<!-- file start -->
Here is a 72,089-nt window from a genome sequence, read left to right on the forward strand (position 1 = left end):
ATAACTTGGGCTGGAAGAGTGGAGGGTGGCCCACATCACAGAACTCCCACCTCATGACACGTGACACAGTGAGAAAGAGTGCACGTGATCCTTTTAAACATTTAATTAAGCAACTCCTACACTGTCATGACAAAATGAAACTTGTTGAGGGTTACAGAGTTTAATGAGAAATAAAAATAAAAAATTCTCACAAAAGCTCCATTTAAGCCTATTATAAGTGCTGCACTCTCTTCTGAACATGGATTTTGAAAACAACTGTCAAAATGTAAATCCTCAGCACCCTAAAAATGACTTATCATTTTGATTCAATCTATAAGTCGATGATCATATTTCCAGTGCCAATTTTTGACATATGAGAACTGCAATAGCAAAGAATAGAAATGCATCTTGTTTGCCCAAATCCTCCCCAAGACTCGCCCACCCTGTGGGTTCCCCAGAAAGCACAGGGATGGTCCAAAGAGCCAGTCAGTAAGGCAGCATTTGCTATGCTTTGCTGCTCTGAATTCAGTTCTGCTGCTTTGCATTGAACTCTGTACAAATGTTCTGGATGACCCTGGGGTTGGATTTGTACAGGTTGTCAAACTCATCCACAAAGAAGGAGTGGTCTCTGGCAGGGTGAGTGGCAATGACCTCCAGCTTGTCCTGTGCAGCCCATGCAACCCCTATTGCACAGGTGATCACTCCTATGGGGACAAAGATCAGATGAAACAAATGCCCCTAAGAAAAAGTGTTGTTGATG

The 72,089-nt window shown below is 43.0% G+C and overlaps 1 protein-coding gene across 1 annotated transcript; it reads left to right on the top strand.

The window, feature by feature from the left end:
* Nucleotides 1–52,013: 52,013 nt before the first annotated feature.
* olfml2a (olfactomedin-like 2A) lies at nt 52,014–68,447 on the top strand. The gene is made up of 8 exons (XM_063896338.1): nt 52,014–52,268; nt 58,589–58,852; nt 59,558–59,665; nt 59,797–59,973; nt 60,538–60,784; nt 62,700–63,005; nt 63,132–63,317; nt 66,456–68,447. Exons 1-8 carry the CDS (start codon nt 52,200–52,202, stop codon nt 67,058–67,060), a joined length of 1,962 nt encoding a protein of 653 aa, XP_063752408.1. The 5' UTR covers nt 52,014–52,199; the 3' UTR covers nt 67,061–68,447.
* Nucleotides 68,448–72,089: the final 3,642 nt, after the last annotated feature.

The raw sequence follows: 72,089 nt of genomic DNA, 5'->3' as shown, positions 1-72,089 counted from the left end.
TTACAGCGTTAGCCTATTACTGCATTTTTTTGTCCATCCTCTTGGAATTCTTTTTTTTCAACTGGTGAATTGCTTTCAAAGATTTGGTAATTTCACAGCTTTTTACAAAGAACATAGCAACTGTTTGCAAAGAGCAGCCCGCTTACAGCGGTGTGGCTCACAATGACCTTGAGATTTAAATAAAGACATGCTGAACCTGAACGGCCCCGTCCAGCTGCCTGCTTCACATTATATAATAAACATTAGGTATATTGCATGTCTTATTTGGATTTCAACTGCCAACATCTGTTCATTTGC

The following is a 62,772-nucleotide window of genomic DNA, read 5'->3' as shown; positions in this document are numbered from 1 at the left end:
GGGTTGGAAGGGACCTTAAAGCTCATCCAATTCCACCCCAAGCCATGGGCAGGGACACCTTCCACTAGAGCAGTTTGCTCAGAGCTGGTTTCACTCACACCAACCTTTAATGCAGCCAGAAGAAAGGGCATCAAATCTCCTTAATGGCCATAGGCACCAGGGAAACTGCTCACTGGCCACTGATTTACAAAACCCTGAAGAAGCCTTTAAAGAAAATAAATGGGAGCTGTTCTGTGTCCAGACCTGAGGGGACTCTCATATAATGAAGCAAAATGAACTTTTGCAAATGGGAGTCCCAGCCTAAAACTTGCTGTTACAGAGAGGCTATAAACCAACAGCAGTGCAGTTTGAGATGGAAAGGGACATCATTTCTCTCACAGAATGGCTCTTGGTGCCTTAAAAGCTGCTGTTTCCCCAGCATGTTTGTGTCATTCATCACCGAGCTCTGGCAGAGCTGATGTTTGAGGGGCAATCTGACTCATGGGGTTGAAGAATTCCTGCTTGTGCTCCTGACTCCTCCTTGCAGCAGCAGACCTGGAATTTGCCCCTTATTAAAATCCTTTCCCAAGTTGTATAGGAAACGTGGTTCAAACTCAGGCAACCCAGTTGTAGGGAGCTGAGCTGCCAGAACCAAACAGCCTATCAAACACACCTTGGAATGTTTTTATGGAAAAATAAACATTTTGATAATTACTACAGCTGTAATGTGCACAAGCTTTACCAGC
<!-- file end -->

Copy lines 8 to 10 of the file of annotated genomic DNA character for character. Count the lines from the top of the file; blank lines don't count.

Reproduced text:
The raw sequence follows: 72,089 nt of genomic DNA, 5'->3' as shown, positions 1-72,089 counted from the left end.
TTACAGCGTTAGCCTATTACTGCATTTTTTTGTCCATCCTCTTGGAATTCTTTTTTTTCAACTGGTGAATTGCTTTCAAAGATTTGGTAATTTCACAGCTTTTTACAAAGAACATAGCAACTGTTTGCAAAGAGCAGCCCGCTTACAGCGGTGTGGCTCACAATGACCTTGAGATTTAAATAAAGACATGCTGAACCTGAACGGCCCCGTCCAGCTGCCTGCTTCACATTATATAATAAACATTAGGTATATTGCATGTCTTATTTGGATTTCAACTGCCAACATCTGTTCATTTGC

The following is a 62,772-nucleotide window of genomic DNA, read 5'->3' as shown; positions in this document are numbered from 1 at the left end: